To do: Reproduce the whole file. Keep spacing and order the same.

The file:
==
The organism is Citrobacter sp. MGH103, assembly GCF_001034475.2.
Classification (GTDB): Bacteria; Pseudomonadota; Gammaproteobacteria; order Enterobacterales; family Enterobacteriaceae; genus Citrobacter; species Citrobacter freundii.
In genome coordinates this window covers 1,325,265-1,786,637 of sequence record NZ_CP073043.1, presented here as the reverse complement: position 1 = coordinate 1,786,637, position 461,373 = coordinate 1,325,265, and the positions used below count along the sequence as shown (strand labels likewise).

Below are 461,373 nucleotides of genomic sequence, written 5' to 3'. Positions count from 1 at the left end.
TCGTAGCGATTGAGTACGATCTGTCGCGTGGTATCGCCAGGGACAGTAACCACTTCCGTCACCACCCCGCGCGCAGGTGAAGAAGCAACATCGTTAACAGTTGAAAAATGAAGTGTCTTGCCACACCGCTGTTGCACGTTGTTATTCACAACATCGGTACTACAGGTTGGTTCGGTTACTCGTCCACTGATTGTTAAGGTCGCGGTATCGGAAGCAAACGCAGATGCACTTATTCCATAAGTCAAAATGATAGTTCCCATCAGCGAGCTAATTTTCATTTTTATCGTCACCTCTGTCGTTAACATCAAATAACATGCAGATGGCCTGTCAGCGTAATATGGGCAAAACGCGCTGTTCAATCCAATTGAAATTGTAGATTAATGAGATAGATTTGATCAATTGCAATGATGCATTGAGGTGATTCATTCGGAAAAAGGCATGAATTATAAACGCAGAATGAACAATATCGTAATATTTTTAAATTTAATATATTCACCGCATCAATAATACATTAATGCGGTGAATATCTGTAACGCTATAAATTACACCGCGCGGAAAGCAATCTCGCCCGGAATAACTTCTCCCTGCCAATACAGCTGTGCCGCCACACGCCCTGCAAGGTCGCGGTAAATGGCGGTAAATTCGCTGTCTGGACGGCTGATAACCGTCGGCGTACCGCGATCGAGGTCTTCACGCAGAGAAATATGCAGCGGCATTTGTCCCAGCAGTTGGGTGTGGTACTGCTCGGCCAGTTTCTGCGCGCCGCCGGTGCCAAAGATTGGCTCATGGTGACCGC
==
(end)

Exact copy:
The organism is Citrobacter sp. MGH103, assembly GCF_001034475.2.
Classification (GTDB): Bacteria; Pseudomonadota; Gammaproteobacteria; order Enterobacterales; family Enterobacteriaceae; genus Citrobacter; species Citrobacter freundii.
In genome coordinates this window covers 1,325,265-1,786,637 of sequence record NZ_CP073043.1, presented here as the reverse complement: position 1 = coordinate 1,786,637, position 461,373 = coordinate 1,325,265, and the positions used below count along the sequence as shown (strand labels likewise).

Below are 461,373 nucleotides of genomic sequence, written 5' to 3'. Positions count from 1 at the left end.
TCGTAGCGATTGAGTACGATCTGTCGCGTGGTATCGCCAGGGACAGTAACCACTTCCGTCACCACCCCGCGCGCAGGTGAAGAAGCAACATCGTTAACAGTTGAAAAATGAAGTGTCTTGCCACACCGCTGTTGCACGTTGTTATTCACAACATCGGTACTACAGGTTGGTTCGGTTACTCGTCCACTGATTGTTAAGGTCGCGGTATCGGAAGCAAACGCAGATGCACTTATTCCATAAGTCAAAATGATAGTTCCCATCAGCGAGCTAATTTTCATTTTTATCGTCACCTCTGTCGTTAACATCAAATAACATGCAGATGGCCTGTCAGCGTAATATGGGCAAAACGCGCTGTTCAATCCAATTGAAATTGTAGATTAATGAGATAGATTTGATCAATTGCAATGATGCATTGAGGTGATTCATTCGGAAAAAGGCATGAATTATAAACGCAGAATGAACAATATCGTAATATTTTTAAATTTAATATATTCACCGCATCAATAATACATTAATGCGGTGAATATCTGTAACGCTATAAATTACACCGCGCGGAAAGCAATCTCGCCCGGAATAACTTCTCCCTGCCAATACAGCTGTGCCGCCACACGCCCTGCAAGGTCGCGGTAAATGGCGGTAAATTCGCTGTCTGGACGGCTGATAACCGTCGGCGTACCGCGATCGAGGTCTTCACGCAGAGAAATATGCAGCGGCATTTGTCCCAGCAGTTGGGTGTGGTACTGCTCGGCCAGTTTCTGCGCGCCGCCGGTGCCAAAGATTGGCTCATGGTGACCGC